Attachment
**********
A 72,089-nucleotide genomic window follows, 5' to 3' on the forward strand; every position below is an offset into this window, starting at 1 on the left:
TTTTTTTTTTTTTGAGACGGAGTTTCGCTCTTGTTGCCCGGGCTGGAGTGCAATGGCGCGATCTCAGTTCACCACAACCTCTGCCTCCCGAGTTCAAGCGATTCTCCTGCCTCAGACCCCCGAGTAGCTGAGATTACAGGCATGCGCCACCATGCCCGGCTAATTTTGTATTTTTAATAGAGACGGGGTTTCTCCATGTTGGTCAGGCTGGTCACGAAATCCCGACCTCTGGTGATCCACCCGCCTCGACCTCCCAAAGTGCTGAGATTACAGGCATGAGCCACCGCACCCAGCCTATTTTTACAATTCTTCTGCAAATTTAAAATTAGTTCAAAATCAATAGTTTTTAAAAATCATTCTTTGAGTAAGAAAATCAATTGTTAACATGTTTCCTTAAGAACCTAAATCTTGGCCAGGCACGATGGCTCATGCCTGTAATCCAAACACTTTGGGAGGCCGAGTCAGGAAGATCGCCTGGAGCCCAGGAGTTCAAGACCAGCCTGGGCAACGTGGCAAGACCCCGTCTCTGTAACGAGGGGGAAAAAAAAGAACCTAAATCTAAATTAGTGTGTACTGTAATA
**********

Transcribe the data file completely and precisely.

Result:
A 72,089-nucleotide genomic window follows, 5' to 3' on the forward strand; every position below is an offset into this window, starting at 1 on the left:
TTTTTTTTTTTTTGAGACGGAGTTTCGCTCTTGTTGCCCGGGCTGGAGTGCAATGGCGCGATCTCAGTTCACCACAACCTCTGCCTCCCGAGTTCAAGCGATTCTCCTGCCTCAGACCCCCGAGTAGCTGAGATTACAGGCATGCGCCACCATGCCCGGCTAATTTTGTATTTTTAATAGAGACGGGGTTTCTCCATGTTGGTCAGGCTGGTCACGAAATCCCGACCTCTGGTGATCCACCCGCCTCGACCTCCCAAAGTGCTGAGATTACAGGCATGAGCCACCGCACCCAGCCTATTTTTACAATTCTTCTGCAAATTTAAAATTAGTTCAAAATCAATAGTTTTTAAAAATCATTCTTTGAGTAAGAAAATCAATTGTTAACATGTTTCCTTAAGAACCTAAATCTTGGCCAGGCACGATGGCTCATGCCTGTAATCCAAACACTTTGGGAGGCCGAGTCAGGAAGATCGCCTGGAGCCCAGGAGTTCAAGACCAGCCTGGGCAACGTGGCAAGACCCCGTCTCTGTAACGAGGGGGAAAAAAAAGAACCTAAATCTAAATTAGTGTGTACTGTAATA